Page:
The Tier-Two Tradeoff
We all make sacrifices when we live in a smaller city like Madison
Every summer when we visit the San Francisco Bay area, something in me stirs.
How, I wonder, would our lives be different if we lived here?
Two years ago, I came close to finding out. I had a significant consulting gig with Groupon Mobile in Palo Alto. I was in the Bay Area so often I developed routines: Philz for coffee, “my” breakfast spot, rented a house in the Berkeley Hills where I hosted friends for dinner. I had reached a point where I knew that if I truly lived there, I would become part of the Silicon Valley scene.
Except I didn’t live there. Not really. I was a visitor from a place my clients described as “near Chicago.”
And because I don’t live there, my life is different. Better in some ways, but less vibrant in other ways.
All of us who choose Madison make trade-offs for living here.
Madison is too small for a repertory theater. Too small for a WNBA team. Too small for a Container Store. In Madison, the power players attend weekly Rotary.
We don’t have the density of young, ambitious talent that Silicon Valley does. We don’t have Infinite Loop or Sand Hill Road. We don’t proffer cultural badges of honor to kids who start companies—maybe even drop out of college—to chase great ideas.
For all of its “best places to live” awards, Madison is simply an affordable, Midwestern college town. Which is why Caucasian retirees love it. They don’t care about upward mobility; they want to live a good life and prefer to do it on a budget. They don’t want the hassles (traffic) or worries (crime) that come with larger cities. They want to be around UW’s vibrancy and enjoy their farmers’ markets and their Concerts on the Square.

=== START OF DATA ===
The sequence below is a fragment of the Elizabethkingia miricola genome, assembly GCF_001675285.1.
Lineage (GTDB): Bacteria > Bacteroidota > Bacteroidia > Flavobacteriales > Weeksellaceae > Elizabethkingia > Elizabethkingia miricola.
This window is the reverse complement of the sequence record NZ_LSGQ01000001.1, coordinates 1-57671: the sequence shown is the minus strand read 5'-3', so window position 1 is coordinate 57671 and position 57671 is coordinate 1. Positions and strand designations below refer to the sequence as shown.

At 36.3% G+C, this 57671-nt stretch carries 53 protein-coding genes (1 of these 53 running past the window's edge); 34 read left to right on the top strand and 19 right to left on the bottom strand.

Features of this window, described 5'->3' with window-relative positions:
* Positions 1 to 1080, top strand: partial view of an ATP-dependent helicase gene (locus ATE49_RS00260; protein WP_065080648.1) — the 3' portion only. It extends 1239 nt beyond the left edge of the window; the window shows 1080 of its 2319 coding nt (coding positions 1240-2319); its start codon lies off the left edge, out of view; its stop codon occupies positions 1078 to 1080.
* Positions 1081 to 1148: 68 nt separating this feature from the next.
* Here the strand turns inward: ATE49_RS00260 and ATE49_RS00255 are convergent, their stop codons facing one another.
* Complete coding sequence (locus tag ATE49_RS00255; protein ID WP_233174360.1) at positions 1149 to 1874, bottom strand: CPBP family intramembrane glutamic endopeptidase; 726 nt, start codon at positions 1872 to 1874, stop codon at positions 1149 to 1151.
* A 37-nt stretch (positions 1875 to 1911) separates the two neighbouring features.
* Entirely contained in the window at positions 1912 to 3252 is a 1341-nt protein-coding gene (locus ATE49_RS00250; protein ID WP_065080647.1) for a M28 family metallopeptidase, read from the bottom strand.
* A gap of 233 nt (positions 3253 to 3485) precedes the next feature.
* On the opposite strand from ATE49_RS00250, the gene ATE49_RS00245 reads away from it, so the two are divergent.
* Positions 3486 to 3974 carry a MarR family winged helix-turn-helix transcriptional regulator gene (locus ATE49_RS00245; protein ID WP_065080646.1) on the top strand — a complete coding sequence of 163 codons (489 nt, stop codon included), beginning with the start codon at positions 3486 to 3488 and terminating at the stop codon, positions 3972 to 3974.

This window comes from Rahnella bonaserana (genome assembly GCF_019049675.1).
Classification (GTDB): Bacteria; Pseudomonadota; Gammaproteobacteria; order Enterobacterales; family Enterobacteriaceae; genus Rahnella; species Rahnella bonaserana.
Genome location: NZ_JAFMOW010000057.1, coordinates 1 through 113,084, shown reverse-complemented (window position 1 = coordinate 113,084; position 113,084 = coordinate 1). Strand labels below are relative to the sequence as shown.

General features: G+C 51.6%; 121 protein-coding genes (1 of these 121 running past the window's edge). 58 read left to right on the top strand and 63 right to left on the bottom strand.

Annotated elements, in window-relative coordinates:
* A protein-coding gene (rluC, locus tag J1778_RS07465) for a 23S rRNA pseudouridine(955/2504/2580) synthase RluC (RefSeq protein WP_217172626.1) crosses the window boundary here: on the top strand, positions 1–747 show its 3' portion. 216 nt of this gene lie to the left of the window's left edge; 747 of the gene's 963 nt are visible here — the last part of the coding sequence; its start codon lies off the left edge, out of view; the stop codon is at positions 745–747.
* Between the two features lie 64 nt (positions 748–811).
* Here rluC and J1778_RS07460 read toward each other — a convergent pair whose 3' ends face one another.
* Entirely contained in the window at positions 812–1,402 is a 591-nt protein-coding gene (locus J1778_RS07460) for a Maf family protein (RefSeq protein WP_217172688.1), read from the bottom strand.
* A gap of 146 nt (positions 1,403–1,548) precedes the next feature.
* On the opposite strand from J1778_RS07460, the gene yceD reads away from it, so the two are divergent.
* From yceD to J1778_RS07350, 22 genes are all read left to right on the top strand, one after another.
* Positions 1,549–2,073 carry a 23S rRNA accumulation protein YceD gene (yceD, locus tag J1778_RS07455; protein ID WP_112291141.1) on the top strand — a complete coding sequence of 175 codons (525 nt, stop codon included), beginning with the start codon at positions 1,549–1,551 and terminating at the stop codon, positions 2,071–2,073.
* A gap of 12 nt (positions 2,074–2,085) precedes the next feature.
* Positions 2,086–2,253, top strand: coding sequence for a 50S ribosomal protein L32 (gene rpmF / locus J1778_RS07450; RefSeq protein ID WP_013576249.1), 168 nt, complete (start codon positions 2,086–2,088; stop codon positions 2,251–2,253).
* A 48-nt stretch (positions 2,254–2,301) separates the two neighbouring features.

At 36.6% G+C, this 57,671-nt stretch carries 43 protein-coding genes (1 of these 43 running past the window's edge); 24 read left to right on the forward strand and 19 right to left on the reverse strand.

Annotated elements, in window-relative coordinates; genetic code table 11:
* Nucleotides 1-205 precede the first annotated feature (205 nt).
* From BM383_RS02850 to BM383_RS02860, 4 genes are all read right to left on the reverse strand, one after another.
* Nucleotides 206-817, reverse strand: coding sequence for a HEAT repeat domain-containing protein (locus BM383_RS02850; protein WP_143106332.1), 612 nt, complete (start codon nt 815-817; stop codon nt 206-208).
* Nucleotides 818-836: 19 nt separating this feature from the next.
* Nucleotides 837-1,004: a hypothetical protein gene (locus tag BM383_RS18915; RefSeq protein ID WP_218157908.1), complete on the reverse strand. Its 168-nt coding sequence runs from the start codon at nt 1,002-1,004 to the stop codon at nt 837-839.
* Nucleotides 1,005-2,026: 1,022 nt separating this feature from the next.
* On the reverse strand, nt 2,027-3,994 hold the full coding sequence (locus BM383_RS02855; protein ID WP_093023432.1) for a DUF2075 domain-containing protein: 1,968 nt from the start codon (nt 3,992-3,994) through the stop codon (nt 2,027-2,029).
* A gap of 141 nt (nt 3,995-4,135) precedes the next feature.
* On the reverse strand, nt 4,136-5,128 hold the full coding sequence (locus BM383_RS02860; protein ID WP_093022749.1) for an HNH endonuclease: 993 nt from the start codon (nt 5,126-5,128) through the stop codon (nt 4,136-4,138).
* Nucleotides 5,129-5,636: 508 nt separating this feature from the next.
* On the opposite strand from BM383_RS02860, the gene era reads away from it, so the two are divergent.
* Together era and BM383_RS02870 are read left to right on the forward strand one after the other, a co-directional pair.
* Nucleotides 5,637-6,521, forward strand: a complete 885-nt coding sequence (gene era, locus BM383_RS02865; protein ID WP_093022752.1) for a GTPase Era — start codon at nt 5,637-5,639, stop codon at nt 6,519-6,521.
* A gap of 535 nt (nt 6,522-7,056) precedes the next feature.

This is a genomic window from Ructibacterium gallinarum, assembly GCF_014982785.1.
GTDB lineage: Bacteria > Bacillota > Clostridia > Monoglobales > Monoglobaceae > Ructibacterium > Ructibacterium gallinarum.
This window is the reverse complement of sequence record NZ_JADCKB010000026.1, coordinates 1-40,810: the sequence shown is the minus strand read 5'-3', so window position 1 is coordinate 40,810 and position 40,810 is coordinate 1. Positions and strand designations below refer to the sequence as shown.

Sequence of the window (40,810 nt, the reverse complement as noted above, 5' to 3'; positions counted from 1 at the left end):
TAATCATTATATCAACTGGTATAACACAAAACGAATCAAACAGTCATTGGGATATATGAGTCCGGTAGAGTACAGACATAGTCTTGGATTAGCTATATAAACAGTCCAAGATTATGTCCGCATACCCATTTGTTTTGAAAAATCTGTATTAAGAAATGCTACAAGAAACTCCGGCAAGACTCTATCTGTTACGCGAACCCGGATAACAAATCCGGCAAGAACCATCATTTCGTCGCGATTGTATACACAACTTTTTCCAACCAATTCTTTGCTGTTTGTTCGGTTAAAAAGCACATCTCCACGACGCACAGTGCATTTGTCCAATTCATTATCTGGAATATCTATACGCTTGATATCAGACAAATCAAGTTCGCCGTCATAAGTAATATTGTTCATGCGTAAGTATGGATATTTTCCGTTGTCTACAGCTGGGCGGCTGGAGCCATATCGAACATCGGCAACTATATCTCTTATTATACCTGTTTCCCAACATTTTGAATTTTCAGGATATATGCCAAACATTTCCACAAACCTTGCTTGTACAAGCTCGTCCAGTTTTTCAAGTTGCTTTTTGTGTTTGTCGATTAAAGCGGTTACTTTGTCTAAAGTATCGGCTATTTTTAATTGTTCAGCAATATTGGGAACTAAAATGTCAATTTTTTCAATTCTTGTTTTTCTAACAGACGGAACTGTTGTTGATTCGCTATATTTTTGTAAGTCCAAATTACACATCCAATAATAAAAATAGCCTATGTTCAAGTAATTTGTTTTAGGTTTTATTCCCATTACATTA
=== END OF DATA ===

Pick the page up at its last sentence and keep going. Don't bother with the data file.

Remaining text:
Don’t get me wrong: I love Madtown for many of these same reasons. But living here comes at a cost, too. If you’re not a Caucasian retiree—if you’re a young professional and/or Latino and/or African American and/or have a tank full of ambition and drive—Madison may break your heart.
Madison is an easy place to live, but it’s a funky place to grow your career. Living in a tier-two city like Madison comes with an opportunity cost. Your career, your opportunities, your network—all will be limited. For all of our virtual ability, studies show that physical proximity is the great prosperity-maker.
You probably have friends here who are stuck in their jobs. They’ve reached the highest rung of the ladder they’re on, and there’s no other ladder in sight. One of my pals held prominent positions in Washington, D.C., but can’t land a job here. People tell her, “You’re overqualified.”
(Ranty sidenote: Can you imagine any NBA team telling LeBron James he’s overqualified to play for them? C’mon, Madison, if you want to raise your game, you need to hire people more competent than your most competent people.)
Another pal who worked for a venture capital firm admitted that when it comes to attracting top talent to Madison, the pickings are slim. Those who relocate to Madison not only step off the fast track to come here, many are never able get back on. The best we can do, she admits, is recruit people who are near retirement.
In other words, if you’re ambitious and still have some career runway ahead of you, working in Madison is bush league.
There’s a reason people pay a premium to live in tier-one cities like New York, Los Angeles and Austin. Yes, rents are higher and car commuting is brutal. But bigger cities mean more potential contacts, a higher probability that you’ll find your tribe and more job options.
Many of us living in Madison daydream about making lives and careers in other places. Each of our lives and careers could be carried out in another place. Where is yours? And why did you choose Madison?
Rebecca Ryan would love to hear from you. Email her at firstname.lastname@example.org
Editor's Note: By definition, tier-one cities are those with a million or more people. Tier-two cities have less than one million in their metropolitan statistical areas.
Read a letter in response to this column here.